Richard A. Lovett
for National Geographic News
Published February 4, 2010
With the Vancouver Olympics approaching, sports regulators are taking note of a new wave of genetic technologies that could one day be used to cheat.
Like steroids and other performance enhancers, "gene doping" might soon allow athletes to grow bigger, stronger, and faster via unnatural means.
(Related: "What It Takes to Build the Unbeatable Body" in National Geographic magazine.)
While nobody knows if gene doping is currently being practiced, "it can be done now," said Theodore Friedmann, a gene-therapy researcher at the University of California, San Diego.
Most likely, current efforts would be "hamfisted" and dangerous, he said. But "we know there are disreputable people in sport with access to technology and a lot of money."
(Related: "Barry Bonds Steroid Debate Highlights History of Drugs in Sports.")
Friedmann and colleagues are therefore calling on scientists to help keep gene doping out of the Olympics and other sports events. The experts advise controlling access to gene therapies and warning athletes of the potentially serious health risks.
"Marathon Mice"
No Vancouver Olympian has been accused of gene doping to date.
But Friedmann and colleagues note in tomorrow's issue of the journal Science that it's currently possible for athletes seeking to increase endurance to do so by boosting their muscle cells' expression of a gene called PPAR-∂. (Get an overview of human genetics.)
This gene affects muscle-cell metabolism, and "it also has major effects on fat metabolism and is one of the things being looked at for treatment of obesity and diabetes," Friedmann said.
When used in mice, PPAR-∂ converted ordinary creatures into superathletes, dubbed marathon mice.
Another potential gene-therapy agent is Repoxygen, a medication that was being considered as a way to fight anemia, Friedmann said.
The experimental technique boosts red blood cell production—which would be a way for athletes to increase the amount of oxygen delivered by blood to the muscles. In fact, in 2006 a German newspaper reported on a coach caught trying to buy Repoxygen, which is not approved for human use.
Misusing such treatments via gene doping is dangerous, Friedmann said, with substantial risks of cancer or even death.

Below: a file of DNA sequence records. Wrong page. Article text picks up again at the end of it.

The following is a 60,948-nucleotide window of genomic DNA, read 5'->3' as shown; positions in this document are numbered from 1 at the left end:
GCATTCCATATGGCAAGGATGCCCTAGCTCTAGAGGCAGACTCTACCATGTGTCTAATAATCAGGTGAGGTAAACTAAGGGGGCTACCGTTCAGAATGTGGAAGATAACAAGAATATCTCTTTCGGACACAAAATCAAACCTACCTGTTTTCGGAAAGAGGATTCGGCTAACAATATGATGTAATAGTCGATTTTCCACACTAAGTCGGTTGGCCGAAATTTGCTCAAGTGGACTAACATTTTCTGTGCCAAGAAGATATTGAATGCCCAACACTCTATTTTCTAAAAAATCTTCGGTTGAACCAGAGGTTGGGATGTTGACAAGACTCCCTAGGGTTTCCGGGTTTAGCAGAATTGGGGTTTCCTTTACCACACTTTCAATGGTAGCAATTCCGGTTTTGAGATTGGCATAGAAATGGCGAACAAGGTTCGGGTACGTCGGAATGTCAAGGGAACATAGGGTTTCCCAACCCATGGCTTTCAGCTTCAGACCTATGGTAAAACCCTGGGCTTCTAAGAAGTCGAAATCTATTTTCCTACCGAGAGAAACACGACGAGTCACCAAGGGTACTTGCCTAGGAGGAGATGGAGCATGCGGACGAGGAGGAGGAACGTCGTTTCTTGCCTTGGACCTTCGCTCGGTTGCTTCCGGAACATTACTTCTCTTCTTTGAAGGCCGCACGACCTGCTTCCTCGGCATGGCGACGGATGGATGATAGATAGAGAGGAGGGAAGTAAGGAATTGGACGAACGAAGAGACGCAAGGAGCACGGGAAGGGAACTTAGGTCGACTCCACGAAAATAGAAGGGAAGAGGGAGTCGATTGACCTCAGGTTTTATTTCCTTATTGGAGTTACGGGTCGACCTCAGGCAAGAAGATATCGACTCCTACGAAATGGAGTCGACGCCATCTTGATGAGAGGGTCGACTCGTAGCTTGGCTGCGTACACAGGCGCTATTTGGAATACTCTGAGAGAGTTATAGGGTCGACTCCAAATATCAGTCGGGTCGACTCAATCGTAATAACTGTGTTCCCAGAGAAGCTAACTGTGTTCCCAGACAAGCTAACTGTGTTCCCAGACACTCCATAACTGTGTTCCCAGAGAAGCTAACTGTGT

How to Catch Olympics Cheats
Unlike drug enhancements, gene doping won't show up in existing blood or urine tests.
To catch gene dopers, sports authorities are considering new testing methods based on looking for changes in cheaters' gene expression and cellular proteins.
"Doping agents don't act in a vacuum," Friedmann said. "They have multiple effects, and many of these will influence the way in which genes are expressed and the proteins produced. If you look at all 25,000 [human] genes, there will be a large number of changes" after gene doping.
Figuring out which changes are caused by doping, however, won't be easy.
"The biggest problem would be understanding what other factors might affect the pattern," said Michael Lawton, molecular toxicologist and drug-safety expert at the pharmaceutical giant Pfizer.
Gender, age, diet, and exercise can all affect gene expression, he said. "What you want is to avoid false positives that you think are drug use but are actually something else."
Study author Friedmann agrees that looking for changes in gene expression isn't a validated and foolproof approach yet, but he thinks definitive tests will be coming down the line.
He also notes that, while delving into athletes' genomes raises important privacy issues, "that's kind of the cost of being an elite athlete."
Mari Holden, a silver-medal cyclist from the 2000 Summer Olympics and now a cycling coach, agrees.
"If you are wondering if I think it's too invasive to take a genetic test, I do not," she said. "Clean athletes want strong, reliable controls. But it needs to be scientifically proven and reliable."

Here's an interesting piece.
 
Whole new ballgame.

The way I see it, EVERYONE should be worried about gene therapy, even today's current army of dopers.

If you think about it, theoretically you could screen athletes from any sport (or even non-athletes) to isolate those individuals genetically predisposed to benefit the greatest from the gene therapy.

Conversely, there is no guarentee that a current professional cyclist, already on the best available PED program would be the best genetic match for the therapy. All the money in the world can't buy you the right DNA.
 
A

Anonymous

Guest
MacRoadie said:
The way I see it, EVERYONE should be worried about gene therapy, even today's current army of dopers.

If you think about it, theoretically you could screen athletes from any sport (or even non-athletes) to isolate those individuals genetically predisposed to benefit the greatest from the gene therapy.

Conversely, there is no guarentee that a current professional cyclist, already on the best available PED program would be the best genetic match for the therapy. All the money in the world can't buy you the right DNA.

And then do something like the old East German thing, every child gets DNA screened, assign them to certain sports, gene dope to enhance their natural ability, bish-bash-bosh: world beating army of athletes. Nice.

:(
 
Mar 16, 2009
19,482
2
0
ellobodelmar.spaces.live.com
Gene therapy for blood disorder a 'success'
Beta thalassaemia is an inherited blood disorder that affects the body's ability to create red blood cells.

The first gene therapy trial was in an 18-year-old man with a severe form of the condition, who had been receiving regular blood transfusions since the age of three.

Stem cells from his bone marrow were treated with a gene to correct for the faulty one.

They were then transfused back into his body, where they gradually gave rise to healthy red blood cells.

Three years after the treatment, which took place in 2007, the man remains mildly anaemic, but no longer needs blood transfusions, doctors said.